TAIPEI, TAIWAN — Taiwan President Tsai Ing-wen was due to leave for the United States on Wednesday, a stop on her way to firm ties with Guatemala and Belize after China snapped up another of the self-ruled island’s few diplomatic allies last week.
Belize and Guatemala are among just 13 countries that officially recognise democratic Taipei over Beijing after Honduras opened diplomatic relations with China on Sunday.
China claims the self-ruled island as part of its territory, to be retaken one day — by force, if necessary. Under its “One China” principle, no country may maintain official ties with both Beijing and Taipei.
After first visiting New York, President Tsai will continue her 10-day trip by meeting her Guatemalan counterpart Alejandro Giammattei and Belize Prime Minister John Briceno, her office said.
She will then stop in Los Angeles on her way back to Taiwan.
US House Speaker Kevin McCarthy has said he will meet Tsai in California, a move protested by Beijing. Taiwanese authorities have not confirmed the meeting with McCarthy, or Tsai’s itinerary while in New York.
Last year, a visit by McCarthy’s predecessor to Taiwan sparked an angry response from Beijing, with the Chinese military conducting drills at an unprecedented scale around the island. Taipei said the exercises were prepared for an invasion.
Official vs unofficial ties
Analysts say the Taiwanese president’s US stopover comes at a key time, with Beijing having ramped up military, economic and diplomatic pressure on the island since Tsai came to power in 2016, poaching nine of its diplomatic allies since then.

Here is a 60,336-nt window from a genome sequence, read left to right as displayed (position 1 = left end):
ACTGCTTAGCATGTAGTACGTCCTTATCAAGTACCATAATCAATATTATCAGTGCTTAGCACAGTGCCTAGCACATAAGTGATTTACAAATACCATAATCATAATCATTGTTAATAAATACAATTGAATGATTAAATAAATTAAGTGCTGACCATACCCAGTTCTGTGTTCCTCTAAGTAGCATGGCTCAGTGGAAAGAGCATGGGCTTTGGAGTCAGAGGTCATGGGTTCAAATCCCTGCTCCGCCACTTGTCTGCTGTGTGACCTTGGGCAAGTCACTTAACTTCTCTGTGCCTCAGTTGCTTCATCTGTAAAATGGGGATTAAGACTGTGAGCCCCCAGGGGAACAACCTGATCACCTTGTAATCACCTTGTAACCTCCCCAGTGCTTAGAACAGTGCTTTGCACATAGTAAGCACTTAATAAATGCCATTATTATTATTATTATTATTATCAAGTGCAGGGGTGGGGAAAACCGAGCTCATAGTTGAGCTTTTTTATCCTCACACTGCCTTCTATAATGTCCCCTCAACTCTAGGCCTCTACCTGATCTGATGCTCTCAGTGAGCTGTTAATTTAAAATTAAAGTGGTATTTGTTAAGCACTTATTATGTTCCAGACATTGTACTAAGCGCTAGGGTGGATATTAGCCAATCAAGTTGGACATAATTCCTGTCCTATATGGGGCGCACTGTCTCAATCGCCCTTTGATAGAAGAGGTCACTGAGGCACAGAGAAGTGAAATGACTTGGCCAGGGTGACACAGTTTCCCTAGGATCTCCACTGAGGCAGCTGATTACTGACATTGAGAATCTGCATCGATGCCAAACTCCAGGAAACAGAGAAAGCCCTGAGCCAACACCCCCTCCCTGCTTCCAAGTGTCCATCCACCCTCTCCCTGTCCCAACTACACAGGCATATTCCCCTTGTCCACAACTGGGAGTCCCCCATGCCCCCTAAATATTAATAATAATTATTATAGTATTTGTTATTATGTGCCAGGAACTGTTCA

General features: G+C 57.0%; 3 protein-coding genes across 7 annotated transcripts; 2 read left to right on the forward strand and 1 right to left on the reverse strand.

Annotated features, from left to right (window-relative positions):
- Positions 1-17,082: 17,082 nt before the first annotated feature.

“Beijing’s attempts to poach Taiwan’s diplomatic partners will lead to Taiwan developing closer ties with the United States,” said James Lee, a researcher on US-Taiwan relations at Taiwan’s Academia Sinica.
While the visit had been on the cards before Honduras announced its switch, Lee said the timing of the trip does have “symbolism”.
The United States remains Taiwan’s most important international ally — and its biggest arms supplier — despite having switched its own diplomatic recognition to Beijing in 1979.
Lee said the strength of Taiwan’s unofficial allegiances was as important as any official ties.
“The loss of official relations with third countries will be offset by a deepening of Taiwan’s unofficial relations,” he said.
China bristles not only at official exchanges but also opposes visits by politicians from countries with whom Taiwan has unofficial relations.
This week, Czech parliamentary speaker Marketa Pekarova Adamova led a large delegation from her country, while Germany’s education minister last week made her country’s first cabinet-level visit to the island in 26 years.
Neither country maintains official ties with Taiwan, but the meetings still provoked angry responses from Beijing, where a foreign ministry spokesman termed the German trip “malicious”.